Thread: Why no tsuba?
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Old 02-22-2012, 08:51 AM   #147
Marc Abrams
Dojo: Aikido Arts of Shin Budo Kai/ Bedford Hills, New York
Location: New York
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Re: Why no tsuba?

Quote:
Graham Christian wrote: View Post
O.k. Let's take this to another level. Level being the operative word.

At different levels and for different purposes there are reasons to use a tsuba and reasons not to.

For most maybe the reasons for rule their thinking. That's fine.

I have seen a level of use where it was taught that the tsuba then is 'in the way', not useful. I have seen this demonstrated to various swordsmen who tried to attack his wrist. All failed. Lots of Kendo teachers included.

As such I am prepared to share what his reasoning was, and still is, from his perspective at his high level.

1) He said reliance on the tsuba breeds false security.

Now I understand this from the viewpoint of Aikido.

2) He said and demonstrated Aiki Sword, or as he called it Aiki ken as different from other sword forms and the differences were what made it what it was.

3) He said that people not understanding this could only copy 'forms' and miss the whole point.

4) He demonstrated cutting through the opponents weapon and also 'meeting' the opponents weapon, however in Aikiken he also demonstrated never to touch the opponents weapon, no 'fencing', no 'sparring' no cutting through the weapon or meeting it as that isn't Aiki ken or what he called 'true' aikiken.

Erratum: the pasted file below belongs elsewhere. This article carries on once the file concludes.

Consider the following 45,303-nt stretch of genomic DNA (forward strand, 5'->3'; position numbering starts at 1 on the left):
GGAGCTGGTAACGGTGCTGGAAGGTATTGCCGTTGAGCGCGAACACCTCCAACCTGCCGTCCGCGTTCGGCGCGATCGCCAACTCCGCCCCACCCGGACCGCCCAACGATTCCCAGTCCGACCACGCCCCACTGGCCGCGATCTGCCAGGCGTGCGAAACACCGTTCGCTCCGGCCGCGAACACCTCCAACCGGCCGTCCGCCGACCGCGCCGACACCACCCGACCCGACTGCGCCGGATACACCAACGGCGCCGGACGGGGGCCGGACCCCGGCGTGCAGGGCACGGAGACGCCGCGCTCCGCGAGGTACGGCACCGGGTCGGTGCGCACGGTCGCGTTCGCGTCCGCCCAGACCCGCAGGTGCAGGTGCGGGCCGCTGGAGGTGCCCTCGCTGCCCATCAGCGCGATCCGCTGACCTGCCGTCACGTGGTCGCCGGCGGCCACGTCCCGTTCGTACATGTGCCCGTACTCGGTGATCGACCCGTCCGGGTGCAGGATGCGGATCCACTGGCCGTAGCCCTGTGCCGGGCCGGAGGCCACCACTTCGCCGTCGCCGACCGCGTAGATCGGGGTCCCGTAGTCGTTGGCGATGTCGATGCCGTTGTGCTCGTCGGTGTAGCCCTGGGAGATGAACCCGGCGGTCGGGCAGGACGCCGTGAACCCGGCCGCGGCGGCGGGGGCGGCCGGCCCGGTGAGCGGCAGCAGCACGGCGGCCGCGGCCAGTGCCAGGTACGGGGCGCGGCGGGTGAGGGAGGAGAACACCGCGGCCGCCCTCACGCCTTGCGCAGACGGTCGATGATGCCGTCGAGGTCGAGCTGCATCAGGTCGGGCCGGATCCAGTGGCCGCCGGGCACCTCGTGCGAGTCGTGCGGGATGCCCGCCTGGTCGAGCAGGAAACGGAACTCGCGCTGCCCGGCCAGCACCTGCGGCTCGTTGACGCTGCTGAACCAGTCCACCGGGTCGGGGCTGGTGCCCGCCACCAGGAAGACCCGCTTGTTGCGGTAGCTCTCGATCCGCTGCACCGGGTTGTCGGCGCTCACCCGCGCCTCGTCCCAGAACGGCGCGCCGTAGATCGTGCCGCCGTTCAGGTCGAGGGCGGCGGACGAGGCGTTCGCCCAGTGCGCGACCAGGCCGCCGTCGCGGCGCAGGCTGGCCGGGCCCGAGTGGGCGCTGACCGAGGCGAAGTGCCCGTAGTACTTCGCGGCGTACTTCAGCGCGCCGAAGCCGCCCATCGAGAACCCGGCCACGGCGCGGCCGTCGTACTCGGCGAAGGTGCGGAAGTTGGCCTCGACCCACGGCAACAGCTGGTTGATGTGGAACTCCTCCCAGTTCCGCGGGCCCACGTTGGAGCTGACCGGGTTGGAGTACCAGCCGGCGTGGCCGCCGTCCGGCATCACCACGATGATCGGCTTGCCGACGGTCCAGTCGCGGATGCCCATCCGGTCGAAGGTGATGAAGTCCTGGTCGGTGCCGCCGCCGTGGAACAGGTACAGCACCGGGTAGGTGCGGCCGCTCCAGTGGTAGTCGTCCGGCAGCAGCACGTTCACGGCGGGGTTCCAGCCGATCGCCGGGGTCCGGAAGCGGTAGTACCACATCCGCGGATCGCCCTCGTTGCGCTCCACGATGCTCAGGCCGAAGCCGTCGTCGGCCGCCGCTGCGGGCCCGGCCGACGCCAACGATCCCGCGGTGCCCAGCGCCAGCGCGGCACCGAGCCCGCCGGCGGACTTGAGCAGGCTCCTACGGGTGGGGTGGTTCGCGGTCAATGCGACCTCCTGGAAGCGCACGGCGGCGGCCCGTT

5) So his way was and is Aikido ken. One move and finish.

6) Now this may take zanshin, fudoshin and even senshin but nonetheless One move based on Aikido principles and it's all over.

Now I like this and these views. The sword in Aikido should represent Aikido and it's principles I would say.

Self defence needs tsuba. Harmony needs no defence. Reaching that level may take much tsuba but I doubt it.

Regards.G.
1) Would you care to name this allegedly high level swordsman?

2) Kendo has little to do with traditional swordsmanship that is taught in a Ryuha, so trying to imply that there is any carryover whatsoever is inaccurate (to say the least).

3) The information/opinion that you shared is (IMO) dangerous and irresponsible. If you do not believe me, then I would be happy to arrange for a teacher in a traditional Japanese Ryu to attack you with a bokken, so that you can experience for yourself, the results of your assumptions.

Marc Abrams